Congratulations! You worked hard, had great numbers, and you put yourself in position for a great promotion. Your company noticed and offered you a great situation with increased pay and more benefits down the road. The only problem is that you have to move from your comfortable beach-side apartment in San Diego to a frigid Chicago apartment in a booming metropolis where rent prices are on the rise.
While you make decent money now and should do well in the future, you still want to spend as little as possible on this major move, and you want to do it efficiently with as little hassle as possible. Can you have the best of all moving worlds? You can with a little advance planning. Here’s where to begin:
#1 Get Rid of It
The first thing to do is look at all of your stuff. We all have stuff, and it’s many times stuff we don’t need. 10 scraggly Ethernet cords, old smartphones, short HDMI cables, iffy phone charging cords, and a variety of branded charging cubes you picked up at trade shows “that you can use in your car or at work” are all just some examples of the smaller techy junk you should dispose of.
Now let’s move on to the larger things like that 42” TV with a little crack on the edge of the screen, or that old monitor that you think you might need in case your dog knocks your monitor to the floor again like he did last Thanksgiving. That unmatched set of 12.5 and 15-pound dumbbells might be useful if you want two different sized arms, but you get the idea—get rid of unneeded stuff.
#2 What to do With It
You have three options for stuff removal. Sell it, throw it away or donate it. A yard or garage sale is a good place to start. Since you absolutely need to rid yourself of as much clutter as possible, price things appropriately. If you really have some extra time, go to a few similar sales before you do yours and note prices charged. You’ll then have a good idea of what you can charge.
After the sale, you will inevitably have some stuff leftover. Anything that is “good,” like usable clothing or working electronics could be donated. Homeless shelters have a great need for simple items, and believe it or not, socks are their most requested clothing item. Schools might like your electronics—just don’t try and donate your parent’s Commodore 64. (You may have to look that one up.)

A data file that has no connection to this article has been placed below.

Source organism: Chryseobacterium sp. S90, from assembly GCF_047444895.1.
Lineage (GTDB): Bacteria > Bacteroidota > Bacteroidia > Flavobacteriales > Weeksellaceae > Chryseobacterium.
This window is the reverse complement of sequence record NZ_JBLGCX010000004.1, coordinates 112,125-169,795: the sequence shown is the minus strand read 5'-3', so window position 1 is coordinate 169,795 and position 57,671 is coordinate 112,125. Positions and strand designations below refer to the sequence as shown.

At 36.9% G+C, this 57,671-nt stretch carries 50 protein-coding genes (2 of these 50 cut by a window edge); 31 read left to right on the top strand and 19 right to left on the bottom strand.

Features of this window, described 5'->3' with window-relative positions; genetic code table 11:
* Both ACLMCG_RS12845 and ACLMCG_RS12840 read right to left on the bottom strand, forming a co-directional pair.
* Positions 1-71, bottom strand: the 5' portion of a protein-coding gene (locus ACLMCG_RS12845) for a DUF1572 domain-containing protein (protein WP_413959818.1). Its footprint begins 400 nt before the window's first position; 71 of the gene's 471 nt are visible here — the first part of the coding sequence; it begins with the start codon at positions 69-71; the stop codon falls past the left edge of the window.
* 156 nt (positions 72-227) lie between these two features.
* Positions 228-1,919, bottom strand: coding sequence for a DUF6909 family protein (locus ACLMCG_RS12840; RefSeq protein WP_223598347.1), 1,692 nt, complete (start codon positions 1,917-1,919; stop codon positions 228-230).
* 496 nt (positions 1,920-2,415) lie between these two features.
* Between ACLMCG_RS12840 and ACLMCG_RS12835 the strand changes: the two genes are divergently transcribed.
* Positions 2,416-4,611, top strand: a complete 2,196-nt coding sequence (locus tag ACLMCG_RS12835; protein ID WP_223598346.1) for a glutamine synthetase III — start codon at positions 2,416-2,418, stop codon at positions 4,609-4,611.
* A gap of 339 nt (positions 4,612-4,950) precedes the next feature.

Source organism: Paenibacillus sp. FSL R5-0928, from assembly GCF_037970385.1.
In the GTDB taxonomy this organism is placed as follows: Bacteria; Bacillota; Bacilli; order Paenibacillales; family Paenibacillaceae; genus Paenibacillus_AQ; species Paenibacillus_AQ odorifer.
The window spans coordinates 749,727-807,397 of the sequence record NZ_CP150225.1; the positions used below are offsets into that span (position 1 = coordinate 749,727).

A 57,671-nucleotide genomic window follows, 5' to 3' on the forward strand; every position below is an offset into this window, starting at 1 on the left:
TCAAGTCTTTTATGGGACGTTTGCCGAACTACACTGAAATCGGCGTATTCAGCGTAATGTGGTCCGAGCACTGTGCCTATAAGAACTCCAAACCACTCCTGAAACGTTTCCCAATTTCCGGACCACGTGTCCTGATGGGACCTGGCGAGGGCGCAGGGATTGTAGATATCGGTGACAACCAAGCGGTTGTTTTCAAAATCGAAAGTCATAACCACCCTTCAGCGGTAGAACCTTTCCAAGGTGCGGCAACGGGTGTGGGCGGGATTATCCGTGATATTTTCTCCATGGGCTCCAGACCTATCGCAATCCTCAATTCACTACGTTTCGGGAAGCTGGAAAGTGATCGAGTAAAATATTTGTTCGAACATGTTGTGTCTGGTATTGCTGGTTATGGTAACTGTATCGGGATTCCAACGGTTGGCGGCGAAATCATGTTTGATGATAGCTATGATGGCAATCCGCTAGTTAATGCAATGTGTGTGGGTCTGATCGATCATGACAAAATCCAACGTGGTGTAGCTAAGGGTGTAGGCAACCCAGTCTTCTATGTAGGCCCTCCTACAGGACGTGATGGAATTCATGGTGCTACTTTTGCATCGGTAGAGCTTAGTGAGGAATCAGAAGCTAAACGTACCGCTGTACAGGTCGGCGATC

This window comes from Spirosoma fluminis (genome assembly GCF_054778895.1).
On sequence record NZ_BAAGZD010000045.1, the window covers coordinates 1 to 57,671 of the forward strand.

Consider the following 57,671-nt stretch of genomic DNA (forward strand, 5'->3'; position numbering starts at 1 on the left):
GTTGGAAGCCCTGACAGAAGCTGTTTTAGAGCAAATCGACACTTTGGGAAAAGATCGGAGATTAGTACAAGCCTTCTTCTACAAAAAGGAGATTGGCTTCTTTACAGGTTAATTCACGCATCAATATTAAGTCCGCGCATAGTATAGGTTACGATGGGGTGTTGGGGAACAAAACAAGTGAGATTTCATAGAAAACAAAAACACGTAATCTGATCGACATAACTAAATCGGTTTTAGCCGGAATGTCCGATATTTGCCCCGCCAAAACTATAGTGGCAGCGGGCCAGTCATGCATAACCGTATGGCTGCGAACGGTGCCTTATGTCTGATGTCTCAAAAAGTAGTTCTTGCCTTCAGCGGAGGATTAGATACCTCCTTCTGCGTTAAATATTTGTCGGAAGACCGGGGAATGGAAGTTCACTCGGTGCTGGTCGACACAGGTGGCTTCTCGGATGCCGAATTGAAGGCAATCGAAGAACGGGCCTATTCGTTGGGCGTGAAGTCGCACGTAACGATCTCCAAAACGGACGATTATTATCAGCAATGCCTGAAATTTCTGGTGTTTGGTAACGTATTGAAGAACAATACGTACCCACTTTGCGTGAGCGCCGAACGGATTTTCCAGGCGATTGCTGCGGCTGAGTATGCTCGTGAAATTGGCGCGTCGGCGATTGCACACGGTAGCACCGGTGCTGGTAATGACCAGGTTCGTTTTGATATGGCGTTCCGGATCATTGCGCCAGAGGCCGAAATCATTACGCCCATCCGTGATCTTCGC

Now you are left with un-salable and un-donatable stuff. If you did your homework, you’ll know where the unmonitored neighborhood dumpsters are, and you’ll make a stealth trip at 2:00 a.m. to unload your unwanted belongings. If not, you’ll have to call your municipality to find out where the city dump is, or you will need to contact a hauler—this is a Craigslist thing—and have them load up your stuff and take it away.
#3 Organize and Pack – Systematically!
Packing is key. The quick move where everything is dumped into boxes at the last moment is to be avoided at all costs. As soon as you know you have to go, start with one room at a time and carefully box items that you are taking. Then label the boxes explicitly. When you have finished one room, move to the next. Don’t do this randomly as that will increase stress and moving anxiety. Your goal will be to sleep on the floor the night before the move surrounded by neat stacks of all of your stuff ready to be loaded in the morning.
#4 How Is It Going to Get There?
Round one has been completed and now you have to figure out how the things you are moving are going to get to your new apartment. Traditional van line-type movers are an option, but historically people have had problems with some of these companies. National moving van companies have been known to hold belongings hostage for more dollars.
One popular method is moving cubes. A company drops a cube onto your driveway. You fill it up, and then they pick it up and drop it off at your new location. While you can load, and unload, these cubes by yourself, a better idea may be to hire helpers to do it. Some cube companies provide names and contact information, and you can also look on Craigslist.
A variation of the cube move is to use a trucking service. These aren’t traditional movers because all these companies do is drop off a semi-trailer at your residence. You will have pre-authorized payment for a portion or all of the trailer space, and you may have to put up a partition after you have loaded your things. If you use more space than originally thought, you’ll have to pay, but all of this will have been agreed to beforehand. Then, this works the same as the cube—the trailer is picked up and then dropped off at your new location.
#5 Pack It Properly
Items shift during moves, and if not loaded and packed correctly, you may find that your nice four-chair dining room set in pieces when you start to unpack. Therefore, make sure anyone that helps you knows what they are doing, and talk to the trucking and/or cube company about available insurance to cover any moving losses.
Moving is a pain, and we feel for you. That said, by following our tips and ideas above, you can make the experience a lot less stressful. Organization, planning and careful vendor selection will help keep costs down also. Keep those costs down and you might work your way toward overcoming a previous mortgage rejection or fixing your credit score. You never know!